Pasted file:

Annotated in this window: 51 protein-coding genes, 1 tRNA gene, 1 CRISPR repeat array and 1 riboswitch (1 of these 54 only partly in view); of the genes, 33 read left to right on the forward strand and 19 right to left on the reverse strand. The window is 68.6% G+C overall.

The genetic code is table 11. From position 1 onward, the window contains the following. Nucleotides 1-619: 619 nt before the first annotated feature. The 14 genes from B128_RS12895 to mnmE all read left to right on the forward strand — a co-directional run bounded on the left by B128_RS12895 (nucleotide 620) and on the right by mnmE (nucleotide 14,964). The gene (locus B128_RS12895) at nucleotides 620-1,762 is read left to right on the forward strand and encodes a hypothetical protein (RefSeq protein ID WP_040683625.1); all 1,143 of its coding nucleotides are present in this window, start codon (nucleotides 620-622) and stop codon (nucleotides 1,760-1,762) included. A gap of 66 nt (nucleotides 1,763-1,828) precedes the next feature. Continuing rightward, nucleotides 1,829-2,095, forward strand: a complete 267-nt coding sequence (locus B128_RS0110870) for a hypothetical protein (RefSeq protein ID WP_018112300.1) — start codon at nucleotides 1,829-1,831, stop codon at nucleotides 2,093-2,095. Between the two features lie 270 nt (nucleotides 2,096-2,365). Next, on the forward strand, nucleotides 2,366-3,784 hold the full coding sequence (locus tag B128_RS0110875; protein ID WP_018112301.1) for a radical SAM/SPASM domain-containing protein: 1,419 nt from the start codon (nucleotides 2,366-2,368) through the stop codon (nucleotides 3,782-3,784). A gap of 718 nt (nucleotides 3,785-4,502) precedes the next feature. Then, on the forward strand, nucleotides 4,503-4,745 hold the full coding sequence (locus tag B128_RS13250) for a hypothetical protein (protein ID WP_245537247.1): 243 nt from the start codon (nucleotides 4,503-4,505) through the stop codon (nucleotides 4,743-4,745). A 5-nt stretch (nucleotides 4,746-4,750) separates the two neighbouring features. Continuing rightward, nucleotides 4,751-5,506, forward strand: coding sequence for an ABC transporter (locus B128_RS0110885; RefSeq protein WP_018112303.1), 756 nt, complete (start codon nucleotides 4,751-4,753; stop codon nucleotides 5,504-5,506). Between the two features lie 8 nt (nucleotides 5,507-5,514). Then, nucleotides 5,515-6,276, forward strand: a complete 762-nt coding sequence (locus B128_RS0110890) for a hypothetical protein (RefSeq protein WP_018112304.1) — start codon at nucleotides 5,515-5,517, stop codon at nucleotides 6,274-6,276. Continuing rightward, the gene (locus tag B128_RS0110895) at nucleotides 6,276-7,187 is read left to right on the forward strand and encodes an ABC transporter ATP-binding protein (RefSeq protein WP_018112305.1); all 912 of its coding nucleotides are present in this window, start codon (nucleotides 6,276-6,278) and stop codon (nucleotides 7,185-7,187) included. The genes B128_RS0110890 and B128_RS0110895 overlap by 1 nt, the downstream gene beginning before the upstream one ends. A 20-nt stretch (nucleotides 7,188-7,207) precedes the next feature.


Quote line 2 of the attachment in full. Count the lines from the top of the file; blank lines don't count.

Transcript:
The genetic code is table 11. From position 1 onward, the window contains the following. Nucleotides 1-619: 619 nt before the first annotated feature. The 14 genes from B128_RS12895 to mnmE all read left to right on the forward strand — a co-directional run bounded on the left by B128_RS12895 (nucleotide 620) and on the right by mnmE (nucleotide 14,964). The gene (locus B128_RS12895) at nucleotides 620-1,762 is read left to right on the forward strand and encodes a hypothetical protein (RefSeq protein ID WP_040683625.1); all 1,143 of its coding nucleotides are present in this window, start codon (nucleotides 620-622) and stop codon (nucleotides 1,760-1,762) included. A gap of 66 nt (nucleotides 1,763-1,828) precedes the next feature. Continuing rightward, nucleotides 1,829-2,095, forward strand: a complete 267-nt coding sequence (locus B128_RS0110870) for a hypothetical protein (RefSeq protein ID WP_018112300.1) — start codon at nucleotides 1,829-1,831, stop codon at nucleotides 2,093-2,095. Between the two features lie 270 nt (nucleotides 2,096-2,365). Next, on the forward strand, nucleotides 2,366-3,784 hold the full coding sequence (locus tag B128_RS0110875; protein ID WP_018112301.1) for a radical SAM/SPASM domain-containing protein: 1,419 nt from the start codon (nucleotides 2,366-2,368) through the stop codon (nucleotides 3,782-3,784). A gap of 718 nt (nucleotides 3,785-4,502) precedes the next feature. Then, on the forward strand, nucleotides 4,503-4,745 hold the full coding sequence (locus tag B128_RS13250) for a hypothetical protein (protein ID WP_245537247.1): 243 nt from the start codon (nucleotides 4,503-4,505) through the stop codon (nucleotides 4,743-4,745). A 5-nt stretch (nucleotides 4,746-4,750) separates the two neighbouring features. Continuing rightward, nucleotides 4,751-5,506, forward strand: coding sequence for an ABC transporter (locus B128_RS0110885; RefSeq protein WP_018112303.1), 756 nt, complete (start codon nucleotides 4,751-4,753; stop codon nucleotides 5,504-5,506). Between the two features lie 8 nt (nucleotides 5,507-5,514). Then, nucleotides 5,515-6,276, forward strand: a complete 762-nt coding sequence (locus B128_RS0110890) for a hypothetical protein (RefSeq protein WP_018112304.1) — start codon at nucleotides 5,515-5,517, stop codon at nucleotides 6,274-6,276. Continuing rightward, the gene (locus tag B128_RS0110895) at nucleotides 6,276-7,187 is read left to right on the forward strand and encodes an ABC transporter ATP-binding protein (RefSeq protein WP_018112305.1); all 912 of its coding nucleotides are present in this window, start codon (nucleotides 6,276-6,278) and stop codon (nucleotides 7,185-7,187) included. The genes B128_RS0110890 and B128_RS0110895 overlap by 1 nt, the downstream gene beginning before the upstream one ends. A 20-nt stretch (nucleotides 7,188-7,207) precedes the next feature.